Gold meets the ordinary Indians’ need for a long-term store of value, better than bank deposits or mutual funds.
The growing crisis in the current account deficit has understandably generated considerable attention in official circles to the need to curb gold imports. There have been a series of measures designed to influence the demand for gold, including raising import duties on the metal. But these measures suggest a tendency to see gold as just another metal, albeit a precious one.
There is little attention paid to the unique combination of roles that the metal plays in an Indian household. And without adequate attention being paid to the multiple dimensions of the metal, the set of measures can prove to be ineffectual, if not counterproductive.
A major reason for the Indian attraction to gold is the widespread recognition of the metal as a means of transferring value across generations. Major milestones in life, especially marriages, are typically marked by a transfer of gold. This faith in the abiding value of gold over long periods of time makes it a constant in times of rapid change. This faith ensures that in times of economic uncertainty, like the present, households tend to fall back on gold.
Gold is also an effective demonstrator of status of the Indian household. In many cases it competes with land ownership as the means of demonstrating wealth. There are specific situations, especially in rural areas, where the ownership of land can be a much more effective indicator of power and status.
But gold has an advantage over land in that it is much more divisible. It can be used as an indicator of economic status even by those who cannot afford to own the land they live on. Gold is thus an effective demonstrator of status for a wider range of Indians than land.
The long-term value of gold should normally be offset to some extent at least by the lack of liquidity. It has been centuries since gold could be used for market transactions. The need to convert the long-term value into the means for transactions was traditionally met by the local moneylender.
Organised banking tended to frown on this practice. But the recent spurt of interest in gold has seen banks learning a trick or two from money lenders. Nationalised banks are competing with each other to offer the best gold loans. The scene of individuals seeking loans on the basis of family gold jewels is now not confined to the pawnbroker’s shop.
Once we take these additional dimensions into account, it is easy to see that instruments that work with other commodities may have a different reaction in the gold market. Elementary economics tells us that an increase in price caused by higher import duties should result in a decrease in demand. In the case of gold, though, other facets of the metal could generate the opposite reaction.
The higher prices further strengthen the faith that the metal will only provide higher returns. The higher prices also increase the amount that can be borrowed against a given amount of gold. And the higher the price of the metal, the greater the status associated with the display of gold ornaments.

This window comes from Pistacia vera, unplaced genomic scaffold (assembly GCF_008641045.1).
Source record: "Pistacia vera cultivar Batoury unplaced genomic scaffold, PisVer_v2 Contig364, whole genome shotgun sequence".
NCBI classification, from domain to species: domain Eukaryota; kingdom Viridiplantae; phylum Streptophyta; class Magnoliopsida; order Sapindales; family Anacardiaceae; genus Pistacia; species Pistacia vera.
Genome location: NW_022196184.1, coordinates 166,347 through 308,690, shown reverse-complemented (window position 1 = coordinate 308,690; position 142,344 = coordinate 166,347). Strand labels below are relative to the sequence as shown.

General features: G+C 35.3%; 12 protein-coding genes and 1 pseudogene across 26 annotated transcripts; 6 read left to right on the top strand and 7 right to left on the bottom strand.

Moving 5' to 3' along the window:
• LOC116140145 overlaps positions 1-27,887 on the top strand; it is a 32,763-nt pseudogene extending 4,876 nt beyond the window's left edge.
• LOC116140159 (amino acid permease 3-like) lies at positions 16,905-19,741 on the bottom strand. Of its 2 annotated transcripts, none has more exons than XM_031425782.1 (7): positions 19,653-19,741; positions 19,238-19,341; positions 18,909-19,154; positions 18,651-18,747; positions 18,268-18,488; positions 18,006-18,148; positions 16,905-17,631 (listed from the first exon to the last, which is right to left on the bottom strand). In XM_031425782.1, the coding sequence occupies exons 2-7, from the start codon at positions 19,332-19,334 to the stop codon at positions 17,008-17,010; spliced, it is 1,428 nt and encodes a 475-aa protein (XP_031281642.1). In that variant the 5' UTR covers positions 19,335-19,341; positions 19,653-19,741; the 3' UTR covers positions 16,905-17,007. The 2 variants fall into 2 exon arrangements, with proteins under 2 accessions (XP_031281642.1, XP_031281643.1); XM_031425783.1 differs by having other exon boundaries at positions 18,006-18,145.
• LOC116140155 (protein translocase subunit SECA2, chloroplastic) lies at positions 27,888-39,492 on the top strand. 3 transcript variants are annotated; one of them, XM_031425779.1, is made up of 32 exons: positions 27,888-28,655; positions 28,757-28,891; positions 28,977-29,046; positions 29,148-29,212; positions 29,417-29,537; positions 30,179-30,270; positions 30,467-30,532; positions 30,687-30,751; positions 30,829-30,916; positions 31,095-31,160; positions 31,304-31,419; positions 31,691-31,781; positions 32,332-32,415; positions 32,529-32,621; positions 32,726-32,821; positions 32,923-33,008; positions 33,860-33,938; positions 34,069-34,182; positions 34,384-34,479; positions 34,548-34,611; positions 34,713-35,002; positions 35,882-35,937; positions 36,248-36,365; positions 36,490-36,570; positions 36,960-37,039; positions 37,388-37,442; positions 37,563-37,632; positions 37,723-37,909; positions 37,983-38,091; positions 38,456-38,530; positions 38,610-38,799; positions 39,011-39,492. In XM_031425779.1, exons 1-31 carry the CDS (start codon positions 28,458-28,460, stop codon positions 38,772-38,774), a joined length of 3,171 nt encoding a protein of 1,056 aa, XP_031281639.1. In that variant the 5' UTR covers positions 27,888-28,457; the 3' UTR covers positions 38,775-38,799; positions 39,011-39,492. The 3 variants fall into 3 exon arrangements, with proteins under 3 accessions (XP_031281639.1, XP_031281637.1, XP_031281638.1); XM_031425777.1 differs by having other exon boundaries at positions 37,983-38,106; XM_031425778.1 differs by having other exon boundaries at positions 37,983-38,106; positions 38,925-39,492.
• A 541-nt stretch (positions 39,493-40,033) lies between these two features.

An effective strategy to control gold imports must then move beyond measures that raise the price of the metal. Gold bonds have been used as a means of distinguishing between the demand for the monetary benefits the metal provides and the need to actually hold gold.
The bonds do meet the demands of those seeking the economic security that gold is popularly believed to provide. In the process they convert at least some of the demand for gold into a demand for paper. But they do not challenge the faith in gold.
Thus, while the bonds can meet a part of the short-term objective of reducing the imports of gold, they do little to alter the unique place gold has in the Indian mind.
The longer term alternative to gold would then have to be independent of the price of the metal. It would be too optimistic to expect the alternative to play all the roles that gold does in the Indian psyche.
But if it could offer at least some of the benefits that gold does, it would reduce the demand for the metal. And an instrument that could meet the need the ordinary Indian faces for a lasting store of value could have that effect.
Indeed it could be argued that one of the reasons for the spurt in the demand for gold is the failure of the post-liberalisation economy to come up with a savings instrument that could gain the trust of the people.
With the liberalisation process working actively towards the reduction of interest rates, the long-term value of bank deposits has been eroded. This was supposed to have been offset by the rise of pension funds and mutual funds that would offer such high returns that those in need of a long-term store of value would not mind lower interest rates. But mutual funds have not played this role.
The growing fascination with gold is thus a symptom of a larger inability to meet the essential need of ordinary Indians to have a longer-term store of value. An effective strategy to curb gold imports should address this need rather than be satisfied with tweaking an import duty or two.
(The author is Professor, National Institute of Advanced Studies.)